Sustainable buildings are on everyone's lips all the time. But what is the situation with "sustainable" people? The hottest and most important trend at the moment in our lives at work deals with compassion. Kinnarps takes a look at an exciting survey from Stanford University.
Back in the day, managers were expected to be totally in charge. Management was authoritarian and managed often by fear to keep staff in their place. Today we know better. It is profitable to keep compassion in the loop. Empathic organisations and companies have lower staff turnover and achieve greater levels of efficiency. In companies where managers callously dismiss staff, it is often the case that a so-called "organisational resistance" arises, where staff can even try to damage the company. Note that "compassion-controlled" workplaces has nothing at all to do with spacey and vague leadership, but research has unequivocally shown that managers who show compassion will be rewarded with significantly more loyal and motivated employees.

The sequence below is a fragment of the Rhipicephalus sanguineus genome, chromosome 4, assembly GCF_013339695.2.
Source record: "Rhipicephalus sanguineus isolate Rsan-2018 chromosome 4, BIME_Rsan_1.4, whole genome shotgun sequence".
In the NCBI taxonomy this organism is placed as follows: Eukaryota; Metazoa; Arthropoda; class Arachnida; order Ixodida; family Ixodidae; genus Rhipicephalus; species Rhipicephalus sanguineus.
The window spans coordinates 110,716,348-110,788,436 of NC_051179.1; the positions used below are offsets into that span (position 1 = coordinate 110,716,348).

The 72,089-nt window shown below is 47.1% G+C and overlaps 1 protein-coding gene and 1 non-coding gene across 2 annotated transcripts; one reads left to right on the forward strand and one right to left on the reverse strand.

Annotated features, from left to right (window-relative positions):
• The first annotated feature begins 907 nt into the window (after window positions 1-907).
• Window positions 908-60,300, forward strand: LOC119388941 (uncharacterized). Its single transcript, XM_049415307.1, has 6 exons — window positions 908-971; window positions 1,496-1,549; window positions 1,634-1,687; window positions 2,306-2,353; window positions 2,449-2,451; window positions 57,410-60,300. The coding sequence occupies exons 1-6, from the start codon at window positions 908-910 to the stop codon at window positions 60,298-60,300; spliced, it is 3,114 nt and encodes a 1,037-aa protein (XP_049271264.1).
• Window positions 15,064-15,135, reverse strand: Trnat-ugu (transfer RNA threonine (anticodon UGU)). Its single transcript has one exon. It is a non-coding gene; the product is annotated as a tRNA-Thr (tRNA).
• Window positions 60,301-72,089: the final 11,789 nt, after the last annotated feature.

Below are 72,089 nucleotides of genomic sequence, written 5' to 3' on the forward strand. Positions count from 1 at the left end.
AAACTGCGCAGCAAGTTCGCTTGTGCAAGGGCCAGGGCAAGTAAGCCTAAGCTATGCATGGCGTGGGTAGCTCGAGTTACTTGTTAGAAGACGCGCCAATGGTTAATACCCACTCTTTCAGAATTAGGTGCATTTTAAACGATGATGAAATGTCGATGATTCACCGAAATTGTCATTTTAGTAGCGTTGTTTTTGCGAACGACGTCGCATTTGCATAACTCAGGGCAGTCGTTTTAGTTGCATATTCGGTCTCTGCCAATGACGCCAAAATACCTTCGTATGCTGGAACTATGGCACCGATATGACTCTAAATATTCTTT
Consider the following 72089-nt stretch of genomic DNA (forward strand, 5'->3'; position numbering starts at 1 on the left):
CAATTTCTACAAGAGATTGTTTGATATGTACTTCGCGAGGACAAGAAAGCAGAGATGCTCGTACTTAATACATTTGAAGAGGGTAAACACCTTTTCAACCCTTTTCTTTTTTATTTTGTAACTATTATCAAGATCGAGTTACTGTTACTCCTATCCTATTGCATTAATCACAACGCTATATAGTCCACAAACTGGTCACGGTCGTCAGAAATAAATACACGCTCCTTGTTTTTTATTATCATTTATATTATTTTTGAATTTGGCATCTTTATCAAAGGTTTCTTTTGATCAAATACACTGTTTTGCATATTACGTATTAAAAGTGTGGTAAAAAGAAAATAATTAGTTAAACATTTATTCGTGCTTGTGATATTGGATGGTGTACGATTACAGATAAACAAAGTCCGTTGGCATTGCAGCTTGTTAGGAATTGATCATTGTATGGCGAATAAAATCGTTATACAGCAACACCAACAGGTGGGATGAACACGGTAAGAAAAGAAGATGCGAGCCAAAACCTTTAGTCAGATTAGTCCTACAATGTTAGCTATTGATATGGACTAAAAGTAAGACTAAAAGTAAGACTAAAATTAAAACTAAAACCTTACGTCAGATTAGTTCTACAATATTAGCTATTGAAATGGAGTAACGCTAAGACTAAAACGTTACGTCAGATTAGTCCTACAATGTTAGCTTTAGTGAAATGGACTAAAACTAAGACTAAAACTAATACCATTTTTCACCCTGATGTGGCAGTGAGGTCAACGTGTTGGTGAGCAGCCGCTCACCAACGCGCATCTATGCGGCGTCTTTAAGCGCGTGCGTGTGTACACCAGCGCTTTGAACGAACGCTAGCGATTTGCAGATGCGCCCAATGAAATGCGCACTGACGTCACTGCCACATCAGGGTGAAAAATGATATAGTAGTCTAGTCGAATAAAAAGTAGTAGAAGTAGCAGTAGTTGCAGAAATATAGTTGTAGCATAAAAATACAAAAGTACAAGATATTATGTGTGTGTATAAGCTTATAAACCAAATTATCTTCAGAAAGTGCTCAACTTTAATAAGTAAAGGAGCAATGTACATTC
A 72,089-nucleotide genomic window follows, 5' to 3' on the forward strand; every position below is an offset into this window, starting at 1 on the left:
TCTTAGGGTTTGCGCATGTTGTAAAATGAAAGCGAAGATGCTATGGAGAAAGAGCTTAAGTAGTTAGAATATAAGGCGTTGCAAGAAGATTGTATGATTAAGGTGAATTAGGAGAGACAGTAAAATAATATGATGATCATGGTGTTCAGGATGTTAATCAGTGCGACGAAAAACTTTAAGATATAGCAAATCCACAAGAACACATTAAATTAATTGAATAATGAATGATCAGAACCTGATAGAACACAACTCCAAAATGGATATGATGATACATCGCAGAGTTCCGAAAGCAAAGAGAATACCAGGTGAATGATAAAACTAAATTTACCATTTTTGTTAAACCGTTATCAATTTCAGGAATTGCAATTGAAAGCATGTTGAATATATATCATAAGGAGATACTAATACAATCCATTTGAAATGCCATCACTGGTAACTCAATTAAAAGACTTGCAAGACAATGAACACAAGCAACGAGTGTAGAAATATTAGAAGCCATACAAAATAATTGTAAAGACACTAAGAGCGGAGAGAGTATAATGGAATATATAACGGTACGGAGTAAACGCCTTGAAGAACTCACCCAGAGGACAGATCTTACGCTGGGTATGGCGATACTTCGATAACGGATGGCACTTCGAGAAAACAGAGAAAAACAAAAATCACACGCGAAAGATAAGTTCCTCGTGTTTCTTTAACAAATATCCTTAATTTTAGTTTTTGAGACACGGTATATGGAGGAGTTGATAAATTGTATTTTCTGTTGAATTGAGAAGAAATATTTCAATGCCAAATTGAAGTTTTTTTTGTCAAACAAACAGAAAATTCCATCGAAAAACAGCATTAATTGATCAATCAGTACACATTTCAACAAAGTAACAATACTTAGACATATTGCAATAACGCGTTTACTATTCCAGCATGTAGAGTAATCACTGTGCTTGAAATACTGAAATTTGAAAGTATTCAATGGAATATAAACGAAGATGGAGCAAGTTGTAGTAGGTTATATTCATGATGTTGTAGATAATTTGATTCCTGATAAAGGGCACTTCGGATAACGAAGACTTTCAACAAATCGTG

"There is a strong link between compassion and productivity. Compassion triggers a "pro-social" behaviour, where people are willing to help each other," says Daniel E Martin, professor at Stanford University.
And as is always the case, change has to come from the top. Managers form the company and staff.